Ravishankar Prasad tells House, separation of power under Constitution binding on judiciary too
The Law Minister said in his view, Parliament is supreme, while the judiciary has the right to interpret laws.
New Delhi: Separation of powers is as binding on the judiciary as it is on other pillars of democracy, the government told the Lok Sabha on Wednesday as members claimed the Supreme Court was getting into the domain of law-making through some of its verdicts. The government also said if the country can trust the Prime Minister with the nuclear button, why cannot he be trusted for appointing excellent people as judges through his Law Minister.
Prime Minister Narendra Modi was present in the House. The remarks of Law Minister Ravi Shankar Prasad was in response to members raising issues concerning the apex court verdict overturning a new law on appointment of judges where it was said that a litigant may feel that a judge will not be impartial as he has been appointed by a committee which includes the Law Minister.
Asking supplementaries on pending cases and vacancies in courts, Sanjay Jaiswal (BJP) remarked that the Supreme Court was getting into law-making through its verdicts on issues ranging from cricket management to medical entrance tests. His remarks drew thumping of desks from members across the House.
Prasad refused to offer any comment on the apex court orders on cricket management or NEET entrance examination. But at the same time, he pointed out that in the Kesavananda Bharati vs State of Kerala judgement, the top court had clearly laid out separation of powers between the three organs of democracy.
He said while the legislature will formulate law, the executive will execute it and the judiciary will interpret the law. "If it is binding on all, sorry to say, it is equally binding on the judiciary," he said.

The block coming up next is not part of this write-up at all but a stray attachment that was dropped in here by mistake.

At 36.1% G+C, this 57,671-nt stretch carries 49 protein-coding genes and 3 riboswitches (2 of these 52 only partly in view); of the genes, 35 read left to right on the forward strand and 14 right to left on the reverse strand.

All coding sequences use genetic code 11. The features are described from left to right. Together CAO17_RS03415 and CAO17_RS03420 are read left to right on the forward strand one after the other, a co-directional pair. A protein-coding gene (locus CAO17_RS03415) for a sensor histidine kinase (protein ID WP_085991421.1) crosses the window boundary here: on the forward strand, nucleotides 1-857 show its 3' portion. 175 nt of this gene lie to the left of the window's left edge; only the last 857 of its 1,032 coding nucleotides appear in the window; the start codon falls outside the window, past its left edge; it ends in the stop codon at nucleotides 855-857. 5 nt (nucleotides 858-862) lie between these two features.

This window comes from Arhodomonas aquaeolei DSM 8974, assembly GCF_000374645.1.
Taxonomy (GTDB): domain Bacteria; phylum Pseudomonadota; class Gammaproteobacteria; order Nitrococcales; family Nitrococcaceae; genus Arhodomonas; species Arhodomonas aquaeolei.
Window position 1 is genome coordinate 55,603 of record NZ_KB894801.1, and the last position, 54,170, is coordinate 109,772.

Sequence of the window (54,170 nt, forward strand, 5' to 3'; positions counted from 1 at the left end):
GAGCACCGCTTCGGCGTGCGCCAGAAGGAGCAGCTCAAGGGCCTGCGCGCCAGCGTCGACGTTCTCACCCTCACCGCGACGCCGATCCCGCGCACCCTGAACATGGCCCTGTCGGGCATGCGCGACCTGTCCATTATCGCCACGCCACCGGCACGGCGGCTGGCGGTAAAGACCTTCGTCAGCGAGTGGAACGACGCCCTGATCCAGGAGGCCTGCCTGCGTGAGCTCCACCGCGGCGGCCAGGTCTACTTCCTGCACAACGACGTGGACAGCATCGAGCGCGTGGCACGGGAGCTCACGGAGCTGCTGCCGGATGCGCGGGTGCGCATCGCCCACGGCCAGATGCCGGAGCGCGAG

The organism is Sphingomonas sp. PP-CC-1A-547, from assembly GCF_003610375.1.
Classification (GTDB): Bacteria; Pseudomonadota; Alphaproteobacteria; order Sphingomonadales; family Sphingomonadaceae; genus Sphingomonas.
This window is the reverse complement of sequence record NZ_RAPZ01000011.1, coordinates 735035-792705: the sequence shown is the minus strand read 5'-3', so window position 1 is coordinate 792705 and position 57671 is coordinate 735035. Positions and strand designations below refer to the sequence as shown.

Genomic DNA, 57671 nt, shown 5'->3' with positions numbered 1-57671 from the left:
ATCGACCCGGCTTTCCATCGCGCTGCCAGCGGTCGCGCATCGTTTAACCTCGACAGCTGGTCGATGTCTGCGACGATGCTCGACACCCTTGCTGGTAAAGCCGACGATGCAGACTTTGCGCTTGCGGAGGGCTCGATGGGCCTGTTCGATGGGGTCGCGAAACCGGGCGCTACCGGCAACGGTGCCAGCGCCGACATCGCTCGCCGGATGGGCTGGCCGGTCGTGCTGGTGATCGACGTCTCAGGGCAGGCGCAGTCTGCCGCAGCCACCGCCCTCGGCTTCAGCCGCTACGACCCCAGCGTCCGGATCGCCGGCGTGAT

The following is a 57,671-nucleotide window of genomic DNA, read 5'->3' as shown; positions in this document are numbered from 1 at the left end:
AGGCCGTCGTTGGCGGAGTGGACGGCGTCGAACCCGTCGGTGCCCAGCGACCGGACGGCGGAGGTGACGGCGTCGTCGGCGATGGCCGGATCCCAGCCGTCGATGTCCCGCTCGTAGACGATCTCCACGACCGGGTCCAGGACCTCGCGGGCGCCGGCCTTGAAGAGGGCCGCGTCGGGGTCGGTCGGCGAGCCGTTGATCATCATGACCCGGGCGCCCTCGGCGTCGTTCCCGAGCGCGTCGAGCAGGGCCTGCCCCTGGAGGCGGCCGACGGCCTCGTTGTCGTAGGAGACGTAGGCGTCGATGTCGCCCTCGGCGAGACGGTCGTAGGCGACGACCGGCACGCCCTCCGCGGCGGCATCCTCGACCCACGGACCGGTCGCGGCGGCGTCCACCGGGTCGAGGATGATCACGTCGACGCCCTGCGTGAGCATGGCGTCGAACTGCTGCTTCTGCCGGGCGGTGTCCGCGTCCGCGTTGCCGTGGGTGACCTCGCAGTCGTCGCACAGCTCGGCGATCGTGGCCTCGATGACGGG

To a question on live telecast of court proceedings, Prasad said online transmission will create a "psychological pressure" but there were also "logistical problems" involved. He said while live telecast of Lok Sabha and Rajya Sabha proceedings was easy as there were only two Houses, it was difficult to do so in several thousand court rooms. But the suggestion of the member was worth considering, he added.
Responding to a question on pendency (of cases) committees in high courts, the Minister said the government does not interfere in their functioning. But he would inform the judiciary of the concerns expressed by members of the Lower House on rising number of cases across Indian courts.
The Law Minister said in his view, Parliament is supreme, while the judiciary has the right to interpret laws. Referring to the National Judicial Appointments Commission Act, he said Parliament had passed the law (to scrap the collegium system of judges appointing judges). But the apex court overturned it and the government accepted the verdict though with certain reservations.
He said the court observed that a litigant may feel that a judge appointed by a panel where the Law Minister is a member may not be independent. Prasad said the Law Minister would have been the representative of the Prime Minister in the committee.
Going by the judgement, while the PM can be trusted with the nuclear button, plays a key role in appointment of the President, the Vice President, the Chief Election Commissioner and the CVC, (he) cannot be trusted with appointing excellent people as judges, the Minister said.
Referring to the SC order on ushering in more transparency in judicial appointments and the subsequent efforts to rewrite the document — the memorandum of procedure
— which guides these appointment, he said for one year, the government could not not do much as it was pending with the collegium.
Now, since the MoP has been returned (by the Supreme Court), the governmment will take a call on the issue, Prasad said.
While over 62,000 cases are prnding in the apex court, 4.12 lakh are pending in the 24 high courts as on 30 September, 2016. Similarly, 2.85 crore cases are pending in lower courts, he said.
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